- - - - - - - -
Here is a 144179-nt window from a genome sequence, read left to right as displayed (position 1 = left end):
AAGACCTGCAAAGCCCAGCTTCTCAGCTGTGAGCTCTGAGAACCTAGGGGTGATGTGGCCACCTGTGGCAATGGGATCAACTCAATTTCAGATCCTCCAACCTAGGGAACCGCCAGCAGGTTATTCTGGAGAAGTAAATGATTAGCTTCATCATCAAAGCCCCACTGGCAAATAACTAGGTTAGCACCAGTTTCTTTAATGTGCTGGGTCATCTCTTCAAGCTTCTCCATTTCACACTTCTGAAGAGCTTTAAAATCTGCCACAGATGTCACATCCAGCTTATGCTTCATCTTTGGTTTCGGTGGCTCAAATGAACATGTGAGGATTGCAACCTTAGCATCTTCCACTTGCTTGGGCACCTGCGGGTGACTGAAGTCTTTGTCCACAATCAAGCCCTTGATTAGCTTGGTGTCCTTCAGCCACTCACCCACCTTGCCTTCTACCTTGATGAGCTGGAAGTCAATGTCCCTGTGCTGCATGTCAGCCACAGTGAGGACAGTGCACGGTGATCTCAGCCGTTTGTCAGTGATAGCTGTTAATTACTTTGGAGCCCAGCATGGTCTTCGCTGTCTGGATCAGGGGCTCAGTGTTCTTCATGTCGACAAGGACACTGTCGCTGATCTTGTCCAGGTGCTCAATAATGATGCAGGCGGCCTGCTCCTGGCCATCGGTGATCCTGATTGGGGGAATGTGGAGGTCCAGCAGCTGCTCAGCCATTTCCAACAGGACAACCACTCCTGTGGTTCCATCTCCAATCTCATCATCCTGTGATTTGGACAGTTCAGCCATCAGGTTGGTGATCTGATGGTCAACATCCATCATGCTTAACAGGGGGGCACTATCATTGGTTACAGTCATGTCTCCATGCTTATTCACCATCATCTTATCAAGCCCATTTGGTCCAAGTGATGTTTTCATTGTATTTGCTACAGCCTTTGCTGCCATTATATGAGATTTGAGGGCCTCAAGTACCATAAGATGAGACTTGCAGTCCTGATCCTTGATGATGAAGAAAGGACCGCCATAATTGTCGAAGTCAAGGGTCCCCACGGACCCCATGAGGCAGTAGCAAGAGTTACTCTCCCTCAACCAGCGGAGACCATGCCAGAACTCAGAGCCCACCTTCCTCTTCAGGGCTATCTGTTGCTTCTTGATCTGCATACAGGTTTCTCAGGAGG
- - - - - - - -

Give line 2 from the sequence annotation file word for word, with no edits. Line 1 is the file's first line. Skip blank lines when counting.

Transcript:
AAGACCTGCAAAGCCCAGCTTCTCAGCTGTGAGCTCTGAGAACCTAGGGGTGATGTGGCCACCTGTGGCAATGGGATCAACTCAATTTCAGATCCTCCAACCTAGGGAACCGCCAGCAGGTTATTCTGGAGAAGTAAATGATTAGCTTCATCATCAAAGCCCCACTGGCAAATAACTAGGTTAGCACCAGTTTCTTTAATGTGCTGGGTCATCTCTTCAAGCTTCTCCATTTCACACTTCTGAAGAGCTTTAAAATCTGCCACAGATGTCACATCCAGCTTATGCTTCATCTTTGGTTTCGGTGGCTCAAATGAACATGTGAGGATTGCAACCTTAGCATCTTCCACTTGCTTGGGCACCTGCGGGTGACTGAAGTCTTTGTCCACAATCAAGCCCTTGATTAGCTTGGTGTCCTTCAGCCACTCACCCACCTTGCCTTCTACCTTGATGAGCTGGAAGTCAATGTCCCTGTGCTGCATGTCAGCCACAGTGAGGACAGTGCACGGTGATCTCAGCCGTTTGTCAGTGATAGCTGTTAATTACTTTGGAGCCCAGCATGGTCTTCGCTGTCTGGATCAGGGGCTCAGTGTTCTTCATGTCGACAAGGACACTGTCGCTGATCTTGTCCAGGTGCTCAATAATGATGCAGGCGGCCTGCTCCTGGCCATCGGTGATCCTGATTGGGGGAATGTGGAGGTCCAGCAGCTGCTCAGCCATTTCCAACAGGACAACCACTCCTGTGGTTCCATCTCCAATCTCATCATCCTGTGATTTGGACAGTTCAGCCATCAGGTTGGTGATCTGATGGTCAACATCCATCATGCTTAACAGGGGGGCACTATCATTGGTTACAGTCATGTCTCCATGCTTATTCACCATCATCTTATCAAGCCCATTTGGTCCAAGTGATGTTTTCATTGTATTTGCTACAGCCTTTGCTGCCATTATATGAGATTTGAGGGCCTCAAGTACCATAAGATGAGACTTGCAGTCCTGATCCTTGATGATGAAGAAAGGACCGCCATAATTGTCGAAGTCAAGGGTCCCCACGGACCCCATGAGGCAGTAGCAAGAGTTACTCTCCCTCAACCAGCGGAGACCATGCCAGAACTCAGAGCCCACCTTCCTCTTCAGGGCTATCTGTTGCTTCTTGATCTGCATACAGGTTTCTCAGGAGG